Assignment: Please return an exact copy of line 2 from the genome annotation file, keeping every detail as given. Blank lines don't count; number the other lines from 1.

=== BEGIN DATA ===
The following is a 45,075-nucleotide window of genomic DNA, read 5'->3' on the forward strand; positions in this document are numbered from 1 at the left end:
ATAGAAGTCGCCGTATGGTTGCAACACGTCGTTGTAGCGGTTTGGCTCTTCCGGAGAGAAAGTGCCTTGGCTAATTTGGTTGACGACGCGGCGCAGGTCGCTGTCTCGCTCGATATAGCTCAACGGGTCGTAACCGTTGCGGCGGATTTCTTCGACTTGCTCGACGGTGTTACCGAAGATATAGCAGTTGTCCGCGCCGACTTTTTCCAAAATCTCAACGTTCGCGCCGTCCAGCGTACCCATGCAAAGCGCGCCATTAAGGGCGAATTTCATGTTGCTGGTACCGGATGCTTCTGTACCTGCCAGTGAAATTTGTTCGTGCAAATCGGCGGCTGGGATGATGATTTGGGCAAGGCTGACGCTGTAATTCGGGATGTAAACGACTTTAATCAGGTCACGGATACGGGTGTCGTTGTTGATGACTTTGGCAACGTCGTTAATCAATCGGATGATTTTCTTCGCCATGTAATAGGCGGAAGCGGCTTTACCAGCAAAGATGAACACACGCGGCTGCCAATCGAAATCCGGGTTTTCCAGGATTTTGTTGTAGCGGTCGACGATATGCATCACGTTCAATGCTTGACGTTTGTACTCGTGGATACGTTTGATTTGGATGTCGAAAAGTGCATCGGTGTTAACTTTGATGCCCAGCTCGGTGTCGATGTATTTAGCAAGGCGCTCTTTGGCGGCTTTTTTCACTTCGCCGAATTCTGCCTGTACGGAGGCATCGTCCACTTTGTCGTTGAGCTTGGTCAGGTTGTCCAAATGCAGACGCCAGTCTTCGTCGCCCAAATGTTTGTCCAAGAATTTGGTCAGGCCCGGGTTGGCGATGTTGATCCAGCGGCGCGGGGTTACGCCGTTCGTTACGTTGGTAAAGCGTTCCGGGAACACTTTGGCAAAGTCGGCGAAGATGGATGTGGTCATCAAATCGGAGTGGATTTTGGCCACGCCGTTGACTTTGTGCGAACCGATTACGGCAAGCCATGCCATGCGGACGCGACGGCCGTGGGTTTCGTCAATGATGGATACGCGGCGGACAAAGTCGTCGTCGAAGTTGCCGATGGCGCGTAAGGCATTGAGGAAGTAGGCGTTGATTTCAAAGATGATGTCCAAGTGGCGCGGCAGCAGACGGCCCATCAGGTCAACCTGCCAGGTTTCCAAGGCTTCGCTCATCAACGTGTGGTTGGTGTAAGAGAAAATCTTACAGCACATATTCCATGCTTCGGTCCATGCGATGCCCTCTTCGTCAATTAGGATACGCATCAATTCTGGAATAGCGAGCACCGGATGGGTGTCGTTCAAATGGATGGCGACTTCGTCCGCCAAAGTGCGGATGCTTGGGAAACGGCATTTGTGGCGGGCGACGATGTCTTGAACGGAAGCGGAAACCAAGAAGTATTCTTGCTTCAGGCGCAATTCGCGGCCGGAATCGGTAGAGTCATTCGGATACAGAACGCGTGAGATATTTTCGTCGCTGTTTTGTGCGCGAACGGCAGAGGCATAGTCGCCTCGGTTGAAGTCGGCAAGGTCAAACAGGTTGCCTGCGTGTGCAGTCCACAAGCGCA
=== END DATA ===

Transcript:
ATAGAAGTCGCCGTATGGTTGCAACACGTCGTTGTAGCGGTTTGGCTCTTCCGGAGAGAAAGTGCCTTGGCTAATTTGGTTGACGACGCGGCGCAGGTCGCTGTCTCGCTCGATATAGCTCAACGGGTCGTAACCGTTGCGGCGGATTTCTTCGACTTGCTCGACGGTGTTACCGAAGATATAGCAGTTGTCCGCGCCGACTTTTTCCAAAATCTCAACGTTCGCGCCGTCCAGCGTACCCATGCAAAGCGCGCCATTAAGGGCGAATTTCATGTTGCTGGTACCGGATGCTTCTGTACCTGCCAGTGAAATTTGTTCGTGCAAATCGGCGGCTGGGATGATGATTTGGGCAAGGCTGACGCTGTAATTCGGGATGTAAACGACTTTAATCAGGTCACGGATACGGGTGTCGTTGTTGATGACTTTGGCAACGTCGTTAATCAATCGGATGATTTTCTTCGCCATGTAATAGGCGGAAGCGGCTTTACCAGCAAAGATGAACACACGCGGCTGCCAATCGAAATCCGGGTTTTCCAGGATTTTGTTGTAGCGGTCGACGATATGCATCACGTTCAATGCTTGACGTTTGTACTCGTGGATACGTTTGATTTGGATGTCGAAAAGTGCATCGGTGTTAACTTTGATGCCCAGCTCGGTGTCGATGTATTTAGCAAGGCGCTCTTTGGCGGCTTTTTTCACTTCGCCGAATTCTGCCTGTACGGAGGCATCGTCCACTTTGTCGTTGAGCTTGGTCAGGTTGTCCAAATGCAGACGCCAGTCTTCGTCGCCCAAATGTTTGTCCAAGAATTTGGTCAGGCCCGGGTTGGCGATGTTGATCCAGCGGCGCGGGGTTACGCCGTTCGTTACGTTGGTAAAGCGTTCCGGGAACACTTTGGCAAAGTCGGCGAAGATGGATGTGGTCATCAAATCGGAGTGGATTTTGGCCACGCCGTTGACTTTGTGCGAACCGATTACGGCAAGCCATGCCATGCGGACGCGACGGCCGTGGGTTTCGTCAATGATGGATACGCGGCGGACAAAGTCGTCGTCGAAGTTGCCGATGGCGCGTAAGGCATTGAGGAAGTAGGCGTTGATTTCAAAGATGATGTCCAAGTGGCGCGGCAGCAGACGGCCCATCAGGTCAACCTGCCAGGTTTCCAAGGCTTCGCTCATCAACGTGTGGTTGGTGTAAGAGAAAATCTTACAGCACATATTCCATGCTTCGGTCCATGCGATGCCCTCTTCGTCAATTAGGATACGCATCAATTCTGGAATAGCGAGCACCGGATGGGTGTCGTTCAAATGGATGGCGACTTCGTCCGCCAAAGTGCGGATGCTTGGGAAACGGCATTTGTGGCGGGCGACGATGTCTTGAACGGAAGCGGAAACCAAGAAGTATTCTTGCTTCAGGCGCAATTCGCGGCCGGAATCGGTAGAGTCATTCGGATACAGAACGCGTGAGATATTTTCGTCGCTGTTTTGTGCGCGAACGGCAGAGGCATAGTCGCCTCGGTTGAAGTCGGCAAGGTCAAACAGGTTGCCTGCGTGTGCAGTCCACAAGCGCA